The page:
No longer are plc based automatic guided vehicles built to follow fixed tracks traditionally built into the floor of a facility to guide the vehicles, but rather magnetic tape that requires sensors or painted line followed by the AGV's laser guidance system. Unlike tracks built into the floor, the tape allows for easy and affordable reconfiguration of the facility's floor operations.
Other navigation controls for an AGV include gyroscopic, which use sensors to follow transponders embedded into the factory floor. Geoguidence works by the AGV's system recognizing objects in its environment to establish its location in real-time, requiring no infrastructure.
LiDAR also requires no infrastructure, utilizing sensors that transmit laser pulses to measure the distance between the AGV and objects sharing its space. The data is collected to create a 360-degree map of the facility, allowing the AGV to navigate its route while avoiding obstacles.
Visual guidance is another option where cameras built into the AGV follow a path of features along its route. Once the unit is shown its path, it remembers the features and never forgets.
These navigation methods are available to any manufacturer of autonomous guided vehicles and should each be considered for their fit when discussing your AGV applications and floor layout requirements.
AGV Steering Control
AGV systems have several drive motors to allow for specialized steering such as zero-radius turning, diagonal, left, right, backward, and forward movement, which offers extraordinary maneuverability within any factory space. AGVs are battery-operated, which also include a manual option for bringing the vehicle off the line for charging or maintenance tasks. They are usually fitted with motion stop sensors and kick stops for added safety. Each AGV is programmed to follow a pre-programmed course as well as obey speeds to further customize the client's specific application and assembly needs.
AGV Traffic Control
An AGV system is designed with multiple safety features that offer exceptional traffic control within a facility through collision-avoidance capabilities using audible and visual alarms, motion sensors, E-Stops, and laser guidance. An automatic guided vehicle is an excellent addition to any busy operation in the manufacturing industry. Benefits include heightened safety, ergonomics, efficiency, and flexibility in floor layout design. An AGV can be built to hold and carry virtually any weight capacity, and with advancements in motion control, the AGV of the future is already here. Additionally, an automatic guided vehicle can be customized to any size to best fit an existing assembly floor layout and engineered to navigate narrow and low-lying areas where a traditional forklift would be rendered useless.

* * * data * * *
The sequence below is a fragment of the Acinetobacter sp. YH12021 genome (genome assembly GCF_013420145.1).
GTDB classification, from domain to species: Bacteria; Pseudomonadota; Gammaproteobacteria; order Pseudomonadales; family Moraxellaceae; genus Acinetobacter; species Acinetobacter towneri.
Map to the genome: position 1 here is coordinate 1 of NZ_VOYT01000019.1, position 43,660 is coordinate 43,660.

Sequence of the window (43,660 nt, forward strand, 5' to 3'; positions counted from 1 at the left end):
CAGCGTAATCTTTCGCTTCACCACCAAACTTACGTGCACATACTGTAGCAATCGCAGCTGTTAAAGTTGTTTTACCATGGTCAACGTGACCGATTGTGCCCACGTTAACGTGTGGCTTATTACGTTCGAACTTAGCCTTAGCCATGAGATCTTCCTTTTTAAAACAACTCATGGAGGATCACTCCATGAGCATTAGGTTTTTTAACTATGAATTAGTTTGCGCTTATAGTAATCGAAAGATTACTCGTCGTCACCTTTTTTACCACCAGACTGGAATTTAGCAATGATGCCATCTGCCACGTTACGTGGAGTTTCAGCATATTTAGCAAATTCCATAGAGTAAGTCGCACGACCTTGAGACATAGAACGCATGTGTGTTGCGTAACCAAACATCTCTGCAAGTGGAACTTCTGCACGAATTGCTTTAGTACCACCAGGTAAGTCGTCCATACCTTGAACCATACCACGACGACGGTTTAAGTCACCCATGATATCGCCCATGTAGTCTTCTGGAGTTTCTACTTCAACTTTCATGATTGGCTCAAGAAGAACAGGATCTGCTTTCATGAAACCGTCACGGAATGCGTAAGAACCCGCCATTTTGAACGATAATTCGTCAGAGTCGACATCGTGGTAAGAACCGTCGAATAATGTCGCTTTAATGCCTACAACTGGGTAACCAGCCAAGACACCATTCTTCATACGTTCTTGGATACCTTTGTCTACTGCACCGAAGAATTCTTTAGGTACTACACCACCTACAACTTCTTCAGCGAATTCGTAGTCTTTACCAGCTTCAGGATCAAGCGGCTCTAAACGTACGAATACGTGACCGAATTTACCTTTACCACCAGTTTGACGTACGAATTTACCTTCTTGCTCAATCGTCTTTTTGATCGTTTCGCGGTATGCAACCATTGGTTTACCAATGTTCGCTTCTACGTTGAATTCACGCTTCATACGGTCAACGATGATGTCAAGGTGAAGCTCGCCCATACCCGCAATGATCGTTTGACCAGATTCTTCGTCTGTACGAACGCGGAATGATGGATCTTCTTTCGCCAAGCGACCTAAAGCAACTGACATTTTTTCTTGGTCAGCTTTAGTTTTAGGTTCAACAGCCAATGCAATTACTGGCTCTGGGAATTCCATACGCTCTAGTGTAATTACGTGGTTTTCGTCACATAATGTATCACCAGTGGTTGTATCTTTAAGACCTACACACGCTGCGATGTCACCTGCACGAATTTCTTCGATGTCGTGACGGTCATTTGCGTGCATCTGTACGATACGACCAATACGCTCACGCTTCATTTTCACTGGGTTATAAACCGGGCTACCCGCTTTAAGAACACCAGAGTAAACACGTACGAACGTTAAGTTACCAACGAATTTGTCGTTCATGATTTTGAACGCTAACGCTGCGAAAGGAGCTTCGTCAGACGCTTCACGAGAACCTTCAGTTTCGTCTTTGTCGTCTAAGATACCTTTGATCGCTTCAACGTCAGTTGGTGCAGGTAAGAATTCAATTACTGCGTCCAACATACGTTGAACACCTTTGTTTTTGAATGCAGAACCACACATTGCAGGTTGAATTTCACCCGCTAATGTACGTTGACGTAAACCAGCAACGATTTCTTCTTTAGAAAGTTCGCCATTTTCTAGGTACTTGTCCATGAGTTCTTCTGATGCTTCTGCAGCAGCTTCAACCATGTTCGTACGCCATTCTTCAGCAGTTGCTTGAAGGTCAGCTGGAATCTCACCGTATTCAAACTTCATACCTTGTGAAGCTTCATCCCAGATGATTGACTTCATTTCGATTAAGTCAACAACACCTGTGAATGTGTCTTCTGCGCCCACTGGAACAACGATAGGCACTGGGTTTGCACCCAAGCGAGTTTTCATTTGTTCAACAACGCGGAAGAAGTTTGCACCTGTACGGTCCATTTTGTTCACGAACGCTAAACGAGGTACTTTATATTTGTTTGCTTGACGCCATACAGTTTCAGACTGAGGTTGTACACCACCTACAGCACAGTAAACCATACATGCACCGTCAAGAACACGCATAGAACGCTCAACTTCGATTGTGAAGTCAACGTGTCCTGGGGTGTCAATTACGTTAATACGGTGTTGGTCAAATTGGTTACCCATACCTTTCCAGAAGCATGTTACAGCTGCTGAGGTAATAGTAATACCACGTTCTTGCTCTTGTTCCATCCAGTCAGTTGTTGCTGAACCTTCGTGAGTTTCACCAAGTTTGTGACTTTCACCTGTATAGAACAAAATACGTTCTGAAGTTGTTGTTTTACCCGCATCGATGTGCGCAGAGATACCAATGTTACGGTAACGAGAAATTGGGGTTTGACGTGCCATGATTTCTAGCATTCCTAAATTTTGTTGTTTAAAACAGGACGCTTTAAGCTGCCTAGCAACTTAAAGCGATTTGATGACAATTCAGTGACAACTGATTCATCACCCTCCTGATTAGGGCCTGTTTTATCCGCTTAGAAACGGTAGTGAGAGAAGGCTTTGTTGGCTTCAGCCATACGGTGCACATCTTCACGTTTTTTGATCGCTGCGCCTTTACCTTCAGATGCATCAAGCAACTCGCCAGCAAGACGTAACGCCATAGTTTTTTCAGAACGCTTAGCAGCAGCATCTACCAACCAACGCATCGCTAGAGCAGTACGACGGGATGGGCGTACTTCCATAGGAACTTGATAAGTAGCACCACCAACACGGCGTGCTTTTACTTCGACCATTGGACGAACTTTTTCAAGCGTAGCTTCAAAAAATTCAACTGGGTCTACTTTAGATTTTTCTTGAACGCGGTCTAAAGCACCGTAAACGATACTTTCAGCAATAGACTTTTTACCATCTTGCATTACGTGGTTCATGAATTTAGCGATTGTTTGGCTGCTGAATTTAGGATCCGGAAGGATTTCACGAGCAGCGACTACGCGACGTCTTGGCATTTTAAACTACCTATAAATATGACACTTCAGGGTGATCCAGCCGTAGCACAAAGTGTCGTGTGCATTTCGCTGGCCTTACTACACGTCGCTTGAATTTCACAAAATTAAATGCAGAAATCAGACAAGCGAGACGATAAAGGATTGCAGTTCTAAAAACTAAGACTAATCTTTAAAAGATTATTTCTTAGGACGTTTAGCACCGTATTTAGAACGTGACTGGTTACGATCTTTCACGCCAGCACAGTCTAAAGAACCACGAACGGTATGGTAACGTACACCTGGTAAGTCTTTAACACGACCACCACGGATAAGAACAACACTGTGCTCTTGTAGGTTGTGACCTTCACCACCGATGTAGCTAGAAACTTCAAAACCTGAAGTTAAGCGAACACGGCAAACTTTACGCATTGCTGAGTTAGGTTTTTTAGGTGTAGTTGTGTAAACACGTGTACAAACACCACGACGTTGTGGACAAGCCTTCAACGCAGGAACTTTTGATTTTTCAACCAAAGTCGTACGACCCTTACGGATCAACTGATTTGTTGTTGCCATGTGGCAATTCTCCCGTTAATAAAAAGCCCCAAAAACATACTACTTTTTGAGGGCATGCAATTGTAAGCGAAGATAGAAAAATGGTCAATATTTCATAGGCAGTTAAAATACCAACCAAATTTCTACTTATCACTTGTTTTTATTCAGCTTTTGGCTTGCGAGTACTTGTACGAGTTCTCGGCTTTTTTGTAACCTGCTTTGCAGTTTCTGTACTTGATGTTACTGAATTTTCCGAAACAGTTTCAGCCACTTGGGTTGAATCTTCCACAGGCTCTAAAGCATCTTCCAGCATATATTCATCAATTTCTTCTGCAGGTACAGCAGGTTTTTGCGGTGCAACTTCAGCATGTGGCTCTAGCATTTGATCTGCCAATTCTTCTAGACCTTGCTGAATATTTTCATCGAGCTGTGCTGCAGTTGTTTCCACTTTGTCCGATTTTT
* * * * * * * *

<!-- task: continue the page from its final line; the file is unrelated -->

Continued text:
Where are Automated Guided Vehicles used?
Industrial AGV systems are built for multiple industries, including automotive assembly, aerospace manufacturing, power generation, rail, food and steel processing, chemical, commercial printing, hospitals, paper mills, pharmaceutical, plastics, and warehousing and distribution facilities. All of these industries require application-specific material handling equipment to realize an efficient operation. AGV's are the perfect vehicle to improve on existing material handling processes through their absolute ability to seamlessly integrate into an existing operation, improving the overall processes, or to become the driving design factor in a new, efficient assembly design.
The Maintenance & Repair portion of many industries also employee AGV systems. From traversing heavy wheel-sets along the vast corridors of a rail maintenance facility to running parts for an aviation repair shop, AGVs are a very adaptable product when designed for specific application solutions.
Benefits of using AGVs
AGV's offer exceptional accountability once a product is loaded onto an AGV, minimizing misplaced product. Where labour costs tend to increase and change quickly depending on multiple conditions, an AGV automated guided vehicle system's costs can be very predictable, and its path changed as production and handling needs evolve.
Additionally, AGVs eliminate access issues created by conveyors and require less space than conventional forklifts, allowing for narrower aisles, increasing storage space within a facility. Battery charging & handling can be automatic with an AGV system, minimizing wear on components.